You’re doing two things: (1) you’re encouraging them to give you better information about their criticism and (2) you’re getting rid of the puffery. Folks that don’t give criticism professionally (so, most of us) tend to overdo it a bit with the hyperbole and vague exclamations. If you’re going to learn anything, broad, generic information isn’t going to help you. Figure out what you can ignore and how to better understand what they’re really getting after by asking questions.
- Talk about the criticism with someone you trust.
Pick someone who will be honest with you and who is not emotionally invested in the criticism. Share with them what your reaction has been thus far and ask for their opinion. Listen. People who know us and love us tend to know how to teach us things better than strangers. Respect the fact that they are not reiterating the criticism, they are talking with you about the criticism. If they reiterate it and it’s not helpful, you’re allowed to say so.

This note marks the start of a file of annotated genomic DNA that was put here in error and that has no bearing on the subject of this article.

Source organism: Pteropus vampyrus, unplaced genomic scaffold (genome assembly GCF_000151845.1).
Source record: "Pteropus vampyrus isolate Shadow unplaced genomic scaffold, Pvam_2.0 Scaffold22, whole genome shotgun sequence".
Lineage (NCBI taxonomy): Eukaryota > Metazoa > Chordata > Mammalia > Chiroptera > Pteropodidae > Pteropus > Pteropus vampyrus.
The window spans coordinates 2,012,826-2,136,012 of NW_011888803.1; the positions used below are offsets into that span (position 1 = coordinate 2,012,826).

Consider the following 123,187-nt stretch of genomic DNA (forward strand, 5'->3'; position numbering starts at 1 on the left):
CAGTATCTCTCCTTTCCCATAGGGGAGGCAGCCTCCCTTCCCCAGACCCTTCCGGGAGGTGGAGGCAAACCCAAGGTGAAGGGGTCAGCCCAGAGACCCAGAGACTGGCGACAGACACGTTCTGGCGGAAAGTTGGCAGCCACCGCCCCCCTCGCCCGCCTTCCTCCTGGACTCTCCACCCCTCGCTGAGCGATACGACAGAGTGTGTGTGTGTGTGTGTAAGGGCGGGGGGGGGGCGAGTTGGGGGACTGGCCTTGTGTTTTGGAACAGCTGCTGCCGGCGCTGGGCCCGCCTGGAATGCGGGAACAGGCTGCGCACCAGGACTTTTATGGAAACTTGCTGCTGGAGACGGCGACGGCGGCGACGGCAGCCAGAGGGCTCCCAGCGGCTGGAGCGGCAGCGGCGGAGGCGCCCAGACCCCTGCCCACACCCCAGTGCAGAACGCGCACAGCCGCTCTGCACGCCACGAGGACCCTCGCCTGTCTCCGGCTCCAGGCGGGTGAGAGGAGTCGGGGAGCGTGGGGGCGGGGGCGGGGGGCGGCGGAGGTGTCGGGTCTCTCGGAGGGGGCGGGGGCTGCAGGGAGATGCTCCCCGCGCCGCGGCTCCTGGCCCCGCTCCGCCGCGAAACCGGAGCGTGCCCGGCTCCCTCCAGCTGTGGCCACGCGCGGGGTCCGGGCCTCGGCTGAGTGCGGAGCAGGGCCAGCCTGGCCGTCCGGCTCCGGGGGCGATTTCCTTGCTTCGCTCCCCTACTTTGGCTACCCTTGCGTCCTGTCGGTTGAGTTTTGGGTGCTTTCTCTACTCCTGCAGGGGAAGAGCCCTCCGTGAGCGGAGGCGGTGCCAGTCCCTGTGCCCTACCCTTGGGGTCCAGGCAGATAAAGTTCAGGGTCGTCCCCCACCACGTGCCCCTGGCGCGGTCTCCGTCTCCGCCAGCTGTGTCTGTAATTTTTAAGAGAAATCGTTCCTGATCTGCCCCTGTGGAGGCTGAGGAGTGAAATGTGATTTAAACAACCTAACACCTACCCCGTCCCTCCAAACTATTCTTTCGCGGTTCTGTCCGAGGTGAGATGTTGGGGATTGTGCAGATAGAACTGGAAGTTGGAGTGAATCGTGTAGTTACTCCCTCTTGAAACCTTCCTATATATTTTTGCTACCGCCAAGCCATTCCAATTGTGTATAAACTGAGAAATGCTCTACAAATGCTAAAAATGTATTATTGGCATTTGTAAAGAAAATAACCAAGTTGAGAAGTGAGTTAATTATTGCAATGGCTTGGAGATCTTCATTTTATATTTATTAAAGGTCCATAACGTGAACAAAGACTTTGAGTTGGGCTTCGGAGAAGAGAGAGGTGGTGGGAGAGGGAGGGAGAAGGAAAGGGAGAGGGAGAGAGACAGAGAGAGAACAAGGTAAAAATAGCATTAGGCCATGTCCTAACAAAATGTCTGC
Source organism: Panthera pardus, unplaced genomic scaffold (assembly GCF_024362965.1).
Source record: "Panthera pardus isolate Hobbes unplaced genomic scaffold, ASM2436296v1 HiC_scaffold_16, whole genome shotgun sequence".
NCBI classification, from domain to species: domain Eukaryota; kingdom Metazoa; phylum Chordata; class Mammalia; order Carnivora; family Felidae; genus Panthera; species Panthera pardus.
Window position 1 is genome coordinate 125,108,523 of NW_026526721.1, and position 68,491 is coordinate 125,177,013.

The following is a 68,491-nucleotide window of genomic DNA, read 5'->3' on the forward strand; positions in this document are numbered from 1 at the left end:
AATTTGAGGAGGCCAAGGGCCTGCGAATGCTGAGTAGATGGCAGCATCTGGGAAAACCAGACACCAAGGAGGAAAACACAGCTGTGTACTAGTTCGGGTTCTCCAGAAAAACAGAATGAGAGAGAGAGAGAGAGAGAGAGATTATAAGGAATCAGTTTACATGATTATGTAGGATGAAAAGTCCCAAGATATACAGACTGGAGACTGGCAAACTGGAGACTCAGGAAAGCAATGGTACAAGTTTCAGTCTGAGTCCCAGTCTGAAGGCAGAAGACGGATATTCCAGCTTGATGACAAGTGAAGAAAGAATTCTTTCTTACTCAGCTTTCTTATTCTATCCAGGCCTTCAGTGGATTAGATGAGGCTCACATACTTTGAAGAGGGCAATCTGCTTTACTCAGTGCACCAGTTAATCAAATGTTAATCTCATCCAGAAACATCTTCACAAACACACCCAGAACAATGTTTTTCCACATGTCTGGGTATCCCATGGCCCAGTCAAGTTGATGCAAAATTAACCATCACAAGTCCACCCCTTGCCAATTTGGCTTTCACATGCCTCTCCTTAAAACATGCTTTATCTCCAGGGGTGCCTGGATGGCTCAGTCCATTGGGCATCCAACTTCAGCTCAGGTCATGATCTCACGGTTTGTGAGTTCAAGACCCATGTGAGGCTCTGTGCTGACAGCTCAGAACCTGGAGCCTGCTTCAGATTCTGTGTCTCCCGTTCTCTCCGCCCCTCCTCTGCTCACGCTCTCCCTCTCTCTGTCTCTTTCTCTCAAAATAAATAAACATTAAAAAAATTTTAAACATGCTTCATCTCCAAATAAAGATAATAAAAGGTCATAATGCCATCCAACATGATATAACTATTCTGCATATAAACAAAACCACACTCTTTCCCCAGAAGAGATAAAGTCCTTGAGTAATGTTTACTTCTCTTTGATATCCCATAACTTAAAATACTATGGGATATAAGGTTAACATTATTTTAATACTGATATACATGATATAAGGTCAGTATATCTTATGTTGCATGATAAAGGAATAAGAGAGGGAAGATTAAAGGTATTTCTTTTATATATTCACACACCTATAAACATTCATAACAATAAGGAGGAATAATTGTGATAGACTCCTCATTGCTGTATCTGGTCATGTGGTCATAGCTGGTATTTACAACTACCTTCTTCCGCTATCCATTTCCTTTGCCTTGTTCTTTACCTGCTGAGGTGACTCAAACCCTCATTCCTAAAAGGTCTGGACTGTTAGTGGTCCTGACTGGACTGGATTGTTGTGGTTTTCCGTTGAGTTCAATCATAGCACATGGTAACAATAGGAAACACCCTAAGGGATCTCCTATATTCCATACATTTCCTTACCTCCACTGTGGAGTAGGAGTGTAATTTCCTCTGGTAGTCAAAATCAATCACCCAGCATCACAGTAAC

- Know yourself.
Very generically speaking, women tend to personalize criticism and apply it too broadly; men tend to treat it as the irrelevant mutterings of professional head butters and ignore even the helpful bits. You might not fit these molds, but chances are you have a particular way of responding to crappy news. Know what it is. Figure out what is helpful about your style and what’s not. Then be aware of it when dealing with criticism. “Oh, I’m doing that thing where I start lashing out and calling his mother names. I’d better calm down.”
- Give yourself permission to think.
Just because someone’s told you something doesn’t mean you have to react to it immediately. If the interaction is face to face, it is OK to say, “Thanks for sharing that with me, I need to think about it and I’ll get back to you,” and then walk away. There is no rule that says you have to respond to things immediately, but we often act as if there is.
Featured image by glassblower via Flickr.com
Categories: Self Awareness Tools